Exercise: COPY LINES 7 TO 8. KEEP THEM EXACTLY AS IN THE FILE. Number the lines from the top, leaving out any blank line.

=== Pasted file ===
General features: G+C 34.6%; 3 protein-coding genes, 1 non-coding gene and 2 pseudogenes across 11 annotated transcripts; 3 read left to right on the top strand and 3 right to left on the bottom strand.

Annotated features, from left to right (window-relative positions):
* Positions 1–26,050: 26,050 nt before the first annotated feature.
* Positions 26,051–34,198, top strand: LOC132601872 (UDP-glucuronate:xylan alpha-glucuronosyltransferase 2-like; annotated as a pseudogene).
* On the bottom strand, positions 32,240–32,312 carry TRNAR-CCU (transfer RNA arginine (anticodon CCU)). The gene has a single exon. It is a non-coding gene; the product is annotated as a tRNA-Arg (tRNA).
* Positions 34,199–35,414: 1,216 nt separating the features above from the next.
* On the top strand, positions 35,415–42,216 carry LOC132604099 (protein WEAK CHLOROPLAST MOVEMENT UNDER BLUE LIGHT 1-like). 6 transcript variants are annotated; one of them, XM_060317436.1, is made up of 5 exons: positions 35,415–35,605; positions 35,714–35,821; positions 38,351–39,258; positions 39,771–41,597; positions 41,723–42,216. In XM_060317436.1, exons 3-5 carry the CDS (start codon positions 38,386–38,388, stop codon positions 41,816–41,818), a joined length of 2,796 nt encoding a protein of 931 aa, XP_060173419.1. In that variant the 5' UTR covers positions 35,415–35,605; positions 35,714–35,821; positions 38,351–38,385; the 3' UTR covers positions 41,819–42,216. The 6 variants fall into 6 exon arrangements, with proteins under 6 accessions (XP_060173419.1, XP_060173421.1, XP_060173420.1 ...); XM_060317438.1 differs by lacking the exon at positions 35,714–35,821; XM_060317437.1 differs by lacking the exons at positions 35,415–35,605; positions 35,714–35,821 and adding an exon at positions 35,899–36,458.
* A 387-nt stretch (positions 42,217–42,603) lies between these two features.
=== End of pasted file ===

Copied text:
* On the top strand, positions 35,415–42,216 carry LOC132604099 (protein WEAK CHLOROPLAST MOVEMENT UNDER BLUE LIGHT 1-like). 6 transcript variants are annotated; one of them, XM_060317436.1, is made up of 5 exons: positions 35,415–35,605; positions 35,714–35,821; positions 38,351–39,258; positions 39,771–41,597; positions 41,723–42,216. In XM_060317436.1, exons 3-5 carry the CDS (start codon positions 38,386–38,388, stop codon positions 41,816–41,818), a joined length of 2,796 nt encoding a protein of 931 aa, XP_060173419.1. In that variant the 5' UTR covers positions 35,415–35,605; positions 35,714–35,821; positions 38,351–38,385; the 3' UTR covers positions 41,819–42,216. The 6 variants fall into 6 exon arrangements, with proteins under 6 accessions (XP_060173419.1, XP_060173421.1, XP_060173420.1 ...); XM_060317438.1 differs by lacking the exon at positions 35,714–35,821; XM_060317437.1 differs by lacking the exons at positions 35,415–35,605; positions 35,714–35,821 and adding an exon at positions 35,899–36,458.
* A 387-nt stretch (positions 42,217–42,603) lies between these two features.